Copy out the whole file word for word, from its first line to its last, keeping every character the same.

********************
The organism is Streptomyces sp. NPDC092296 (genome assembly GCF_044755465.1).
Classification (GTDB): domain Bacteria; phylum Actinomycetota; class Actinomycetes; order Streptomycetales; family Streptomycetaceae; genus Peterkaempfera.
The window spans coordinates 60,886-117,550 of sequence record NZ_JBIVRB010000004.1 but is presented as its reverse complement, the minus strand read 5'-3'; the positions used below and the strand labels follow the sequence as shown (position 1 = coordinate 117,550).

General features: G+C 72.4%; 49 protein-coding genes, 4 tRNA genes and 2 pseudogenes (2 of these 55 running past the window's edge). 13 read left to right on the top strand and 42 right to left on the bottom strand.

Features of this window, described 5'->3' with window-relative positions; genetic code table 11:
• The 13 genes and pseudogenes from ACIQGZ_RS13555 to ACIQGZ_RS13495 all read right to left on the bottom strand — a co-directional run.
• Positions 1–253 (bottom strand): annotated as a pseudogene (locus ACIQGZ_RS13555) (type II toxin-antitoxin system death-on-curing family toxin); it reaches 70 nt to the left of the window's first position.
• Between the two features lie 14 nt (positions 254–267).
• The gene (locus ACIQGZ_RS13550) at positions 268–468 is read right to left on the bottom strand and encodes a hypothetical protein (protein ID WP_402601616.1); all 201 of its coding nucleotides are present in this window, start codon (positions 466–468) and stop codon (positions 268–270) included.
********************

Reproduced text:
The organism is Streptomyces sp. NPDC092296 (genome assembly GCF_044755465.1).
Classification (GTDB): domain Bacteria; phylum Actinomycetota; class Actinomycetes; order Streptomycetales; family Streptomycetaceae; genus Peterkaempfera.
The window spans coordinates 60,886-117,550 of sequence record NZ_JBIVRB010000004.1 but is presented as its reverse complement, the minus strand read 5'-3'; the positions used below and the strand labels follow the sequence as shown (position 1 = coordinate 117,550).

General features: G+C 72.4%; 49 protein-coding genes, 4 tRNA genes and 2 pseudogenes (2 of these 55 running past the window's edge). 13 read left to right on the top strand and 42 right to left on the bottom strand.

Features of this window, described 5'->3' with window-relative positions; genetic code table 11:
• The 13 genes and pseudogenes from ACIQGZ_RS13555 to ACIQGZ_RS13495 all read right to left on the bottom strand — a co-directional run.
• Positions 1–253 (bottom strand): annotated as a pseudogene (locus ACIQGZ_RS13555) (type II toxin-antitoxin system death-on-curing family toxin); it reaches 70 nt to the left of the window's first position.
• Between the two features lie 14 nt (positions 254–267).
• The gene (locus ACIQGZ_RS13550) at positions 268–468 is read right to left on the bottom strand and encodes a hypothetical protein (protein ID WP_402601616.1); all 201 of its coding nucleotides are present in this window, start codon (positions 466–468) and stop codon (positions 268–270) included.